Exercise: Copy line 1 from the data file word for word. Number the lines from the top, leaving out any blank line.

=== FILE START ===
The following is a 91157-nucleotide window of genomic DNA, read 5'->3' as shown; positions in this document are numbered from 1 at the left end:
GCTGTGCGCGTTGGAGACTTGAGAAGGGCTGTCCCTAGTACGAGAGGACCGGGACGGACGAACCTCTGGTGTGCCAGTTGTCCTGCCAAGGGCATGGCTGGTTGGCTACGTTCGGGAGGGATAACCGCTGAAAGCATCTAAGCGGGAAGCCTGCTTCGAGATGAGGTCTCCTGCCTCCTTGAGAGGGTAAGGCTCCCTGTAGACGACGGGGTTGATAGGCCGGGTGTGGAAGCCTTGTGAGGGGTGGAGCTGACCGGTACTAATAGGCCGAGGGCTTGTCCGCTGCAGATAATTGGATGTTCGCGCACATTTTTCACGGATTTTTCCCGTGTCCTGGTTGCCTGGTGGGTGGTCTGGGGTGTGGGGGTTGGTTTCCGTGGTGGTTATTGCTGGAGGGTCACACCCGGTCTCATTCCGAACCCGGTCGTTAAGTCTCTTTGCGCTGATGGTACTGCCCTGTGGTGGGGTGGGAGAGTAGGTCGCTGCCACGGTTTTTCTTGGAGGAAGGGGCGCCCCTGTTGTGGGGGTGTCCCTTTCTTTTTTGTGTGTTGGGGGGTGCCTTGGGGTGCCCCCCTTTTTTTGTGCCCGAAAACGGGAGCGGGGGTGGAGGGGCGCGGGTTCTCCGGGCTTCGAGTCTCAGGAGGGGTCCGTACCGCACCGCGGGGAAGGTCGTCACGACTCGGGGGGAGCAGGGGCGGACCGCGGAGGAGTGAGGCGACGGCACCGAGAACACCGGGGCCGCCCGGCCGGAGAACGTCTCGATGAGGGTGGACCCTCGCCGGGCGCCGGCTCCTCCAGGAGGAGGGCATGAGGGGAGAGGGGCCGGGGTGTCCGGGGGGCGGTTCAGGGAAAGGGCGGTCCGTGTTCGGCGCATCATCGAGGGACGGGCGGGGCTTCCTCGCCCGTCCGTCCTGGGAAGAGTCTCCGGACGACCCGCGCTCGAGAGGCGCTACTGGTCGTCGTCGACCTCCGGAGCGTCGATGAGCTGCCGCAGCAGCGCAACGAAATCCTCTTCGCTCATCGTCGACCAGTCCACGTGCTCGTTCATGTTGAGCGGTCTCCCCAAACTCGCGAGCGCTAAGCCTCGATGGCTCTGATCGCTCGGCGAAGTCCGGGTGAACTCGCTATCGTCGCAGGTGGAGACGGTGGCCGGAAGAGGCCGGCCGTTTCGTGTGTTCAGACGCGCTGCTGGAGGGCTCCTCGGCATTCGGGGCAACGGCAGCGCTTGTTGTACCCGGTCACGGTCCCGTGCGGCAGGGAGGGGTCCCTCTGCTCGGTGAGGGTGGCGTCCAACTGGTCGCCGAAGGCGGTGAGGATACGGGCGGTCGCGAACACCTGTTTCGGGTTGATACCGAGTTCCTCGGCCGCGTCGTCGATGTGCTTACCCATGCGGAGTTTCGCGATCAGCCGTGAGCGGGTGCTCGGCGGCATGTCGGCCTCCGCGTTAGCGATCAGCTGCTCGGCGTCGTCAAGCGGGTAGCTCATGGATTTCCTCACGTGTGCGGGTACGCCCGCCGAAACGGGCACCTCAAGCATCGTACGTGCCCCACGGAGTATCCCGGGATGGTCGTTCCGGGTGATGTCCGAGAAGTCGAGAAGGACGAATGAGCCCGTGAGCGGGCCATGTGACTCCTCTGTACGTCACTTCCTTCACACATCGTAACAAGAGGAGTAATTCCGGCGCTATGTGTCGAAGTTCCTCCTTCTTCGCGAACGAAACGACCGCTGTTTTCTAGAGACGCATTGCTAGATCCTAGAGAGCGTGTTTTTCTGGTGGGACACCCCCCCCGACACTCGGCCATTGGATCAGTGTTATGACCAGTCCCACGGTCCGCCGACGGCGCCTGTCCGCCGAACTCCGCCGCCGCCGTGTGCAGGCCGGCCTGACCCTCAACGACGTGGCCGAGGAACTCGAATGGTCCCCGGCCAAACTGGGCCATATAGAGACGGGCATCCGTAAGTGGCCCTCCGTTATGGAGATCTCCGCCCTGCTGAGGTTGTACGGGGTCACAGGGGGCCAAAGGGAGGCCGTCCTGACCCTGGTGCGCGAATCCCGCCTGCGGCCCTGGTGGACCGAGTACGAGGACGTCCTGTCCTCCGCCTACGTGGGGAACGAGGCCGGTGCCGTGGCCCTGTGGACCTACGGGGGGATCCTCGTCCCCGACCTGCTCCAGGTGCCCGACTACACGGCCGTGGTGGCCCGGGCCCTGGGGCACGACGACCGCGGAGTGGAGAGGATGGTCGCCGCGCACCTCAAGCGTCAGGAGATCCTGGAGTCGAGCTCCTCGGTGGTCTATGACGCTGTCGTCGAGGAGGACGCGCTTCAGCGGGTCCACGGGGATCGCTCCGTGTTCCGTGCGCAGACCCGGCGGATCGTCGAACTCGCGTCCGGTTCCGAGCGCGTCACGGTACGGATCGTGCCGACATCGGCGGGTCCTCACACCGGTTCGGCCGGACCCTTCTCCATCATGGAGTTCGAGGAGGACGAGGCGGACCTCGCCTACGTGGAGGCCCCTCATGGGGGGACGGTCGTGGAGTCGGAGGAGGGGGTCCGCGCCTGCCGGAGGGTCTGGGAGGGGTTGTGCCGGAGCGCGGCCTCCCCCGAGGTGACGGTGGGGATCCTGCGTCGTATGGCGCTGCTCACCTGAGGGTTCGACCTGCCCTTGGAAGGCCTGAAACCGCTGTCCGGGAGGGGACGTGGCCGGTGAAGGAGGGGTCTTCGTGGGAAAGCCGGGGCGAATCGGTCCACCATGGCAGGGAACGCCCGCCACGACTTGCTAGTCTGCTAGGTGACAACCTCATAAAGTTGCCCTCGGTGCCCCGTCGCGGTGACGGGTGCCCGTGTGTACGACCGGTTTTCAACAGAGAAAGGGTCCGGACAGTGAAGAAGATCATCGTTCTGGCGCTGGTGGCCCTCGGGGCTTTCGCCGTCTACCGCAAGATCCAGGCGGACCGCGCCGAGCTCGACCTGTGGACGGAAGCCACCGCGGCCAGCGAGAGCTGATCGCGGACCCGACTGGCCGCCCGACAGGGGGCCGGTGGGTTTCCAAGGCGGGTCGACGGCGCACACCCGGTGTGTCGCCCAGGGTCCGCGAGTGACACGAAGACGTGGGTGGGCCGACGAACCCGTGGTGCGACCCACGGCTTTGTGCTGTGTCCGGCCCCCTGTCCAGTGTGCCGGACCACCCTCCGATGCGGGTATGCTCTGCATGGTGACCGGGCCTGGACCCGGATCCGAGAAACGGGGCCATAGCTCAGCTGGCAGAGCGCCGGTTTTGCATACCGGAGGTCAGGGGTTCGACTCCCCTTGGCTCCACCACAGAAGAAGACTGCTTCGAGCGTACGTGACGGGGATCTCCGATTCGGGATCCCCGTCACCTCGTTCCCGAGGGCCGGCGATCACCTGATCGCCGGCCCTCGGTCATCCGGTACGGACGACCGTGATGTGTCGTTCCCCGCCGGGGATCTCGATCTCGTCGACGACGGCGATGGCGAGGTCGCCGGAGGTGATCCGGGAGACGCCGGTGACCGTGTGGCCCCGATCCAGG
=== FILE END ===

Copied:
The following is a 91157-nucleotide window of genomic DNA, read 5'->3' as shown; positions in this document are numbered from 1 at the left end: